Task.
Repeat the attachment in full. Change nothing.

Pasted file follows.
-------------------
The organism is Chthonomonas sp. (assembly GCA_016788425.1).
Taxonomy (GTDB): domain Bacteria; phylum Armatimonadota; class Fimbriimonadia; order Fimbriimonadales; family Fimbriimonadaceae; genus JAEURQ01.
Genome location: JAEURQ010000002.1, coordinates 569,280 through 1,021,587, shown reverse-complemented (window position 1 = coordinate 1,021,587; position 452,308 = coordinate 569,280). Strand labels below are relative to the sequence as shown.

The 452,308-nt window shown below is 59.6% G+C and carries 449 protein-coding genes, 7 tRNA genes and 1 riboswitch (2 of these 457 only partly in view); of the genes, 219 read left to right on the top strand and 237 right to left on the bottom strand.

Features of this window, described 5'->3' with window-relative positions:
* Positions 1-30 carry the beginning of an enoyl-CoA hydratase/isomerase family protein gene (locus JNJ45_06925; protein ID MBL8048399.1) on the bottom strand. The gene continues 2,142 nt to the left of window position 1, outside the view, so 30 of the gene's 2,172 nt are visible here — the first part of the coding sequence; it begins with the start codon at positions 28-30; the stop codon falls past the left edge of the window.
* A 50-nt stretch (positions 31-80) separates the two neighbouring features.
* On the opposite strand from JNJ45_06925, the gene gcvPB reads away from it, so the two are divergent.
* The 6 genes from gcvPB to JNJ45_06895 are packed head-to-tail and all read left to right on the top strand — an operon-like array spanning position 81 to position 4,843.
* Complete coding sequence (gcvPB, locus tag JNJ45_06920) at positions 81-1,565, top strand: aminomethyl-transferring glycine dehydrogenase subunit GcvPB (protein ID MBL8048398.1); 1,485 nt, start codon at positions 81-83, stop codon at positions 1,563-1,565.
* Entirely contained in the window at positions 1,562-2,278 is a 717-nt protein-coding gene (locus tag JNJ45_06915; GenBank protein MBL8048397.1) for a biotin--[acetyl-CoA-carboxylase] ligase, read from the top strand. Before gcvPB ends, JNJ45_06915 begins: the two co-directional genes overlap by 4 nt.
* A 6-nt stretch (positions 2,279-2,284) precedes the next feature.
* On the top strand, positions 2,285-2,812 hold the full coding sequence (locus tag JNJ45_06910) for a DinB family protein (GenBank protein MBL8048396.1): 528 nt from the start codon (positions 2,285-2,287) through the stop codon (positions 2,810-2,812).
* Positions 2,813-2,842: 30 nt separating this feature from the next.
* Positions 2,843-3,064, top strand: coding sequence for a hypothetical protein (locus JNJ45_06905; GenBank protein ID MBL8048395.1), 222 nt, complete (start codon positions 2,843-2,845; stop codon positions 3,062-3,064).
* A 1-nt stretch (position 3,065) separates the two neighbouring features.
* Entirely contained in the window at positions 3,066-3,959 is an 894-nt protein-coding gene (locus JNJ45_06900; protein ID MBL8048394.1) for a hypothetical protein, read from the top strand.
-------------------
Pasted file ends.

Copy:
The organism is Chthonomonas sp. (assembly GCA_016788425.1).
Taxonomy (GTDB): domain Bacteria; phylum Armatimonadota; class Fimbriimonadia; order Fimbriimonadales; family Fimbriimonadaceae; genus JAEURQ01.
Genome location: JAEURQ010000002.1, coordinates 569,280 through 1,021,587, shown reverse-complemented (window position 1 = coordinate 1,021,587; position 452,308 = coordinate 569,280). Strand labels below are relative to the sequence as shown.

The 452,308-nt window shown below is 59.6% G+C and carries 449 protein-coding genes, 7 tRNA genes and 1 riboswitch (2 of these 457 only partly in view); of the genes, 219 read left to right on the top strand and 237 right to left on the bottom strand.

Features of this window, described 5'->3' with window-relative positions:
* Positions 1-30 carry the beginning of an enoyl-CoA hydratase/isomerase family protein gene (locus JNJ45_06925; protein ID MBL8048399.1) on the bottom strand. The gene continues 2,142 nt to the left of window position 1, outside the view, so 30 of the gene's 2,172 nt are visible here — the first part of the coding sequence; it begins with the start codon at positions 28-30; the stop codon falls past the left edge of the window.
* A 50-nt stretch (positions 31-80) separates the two neighbouring features.
* On the opposite strand from JNJ45_06925, the gene gcvPB reads away from it, so the two are divergent.
* The 6 genes from gcvPB to JNJ45_06895 are packed head-to-tail and all read left to right on the top strand — an operon-like array spanning position 81 to position 4,843.
* Complete coding sequence (gcvPB, locus tag JNJ45_06920) at positions 81-1,565, top strand: aminomethyl-transferring glycine dehydrogenase subunit GcvPB (protein ID MBL8048398.1); 1,485 nt, start codon at positions 81-83, stop codon at positions 1,563-1,565.
* Entirely contained in the window at positions 1,562-2,278 is a 717-nt protein-coding gene (locus tag JNJ45_06915; GenBank protein MBL8048397.1) for a biotin--[acetyl-CoA-carboxylase] ligase, read from the top strand. Before gcvPB ends, JNJ45_06915 begins: the two co-directional genes overlap by 4 nt.
* A 6-nt stretch (positions 2,279-2,284) precedes the next feature.
* On the top strand, positions 2,285-2,812 hold the full coding sequence (locus tag JNJ45_06910) for a DinB family protein (GenBank protein MBL8048396.1): 528 nt from the start codon (positions 2,285-2,287) through the stop codon (positions 2,810-2,812).
* Positions 2,813-2,842: 30 nt separating this feature from the next.
* Positions 2,843-3,064, top strand: coding sequence for a hypothetical protein (locus JNJ45_06905; GenBank protein ID MBL8048395.1), 222 nt, complete (start codon positions 2,843-2,845; stop codon positions 3,062-3,064).
* A 1-nt stretch (position 3,065) separates the two neighbouring features.
* Entirely contained in the window at positions 3,066-3,959 is an 894-nt protein-coding gene (locus JNJ45_06900; protein ID MBL8048394.1) for a hypothetical protein, read from the top strand.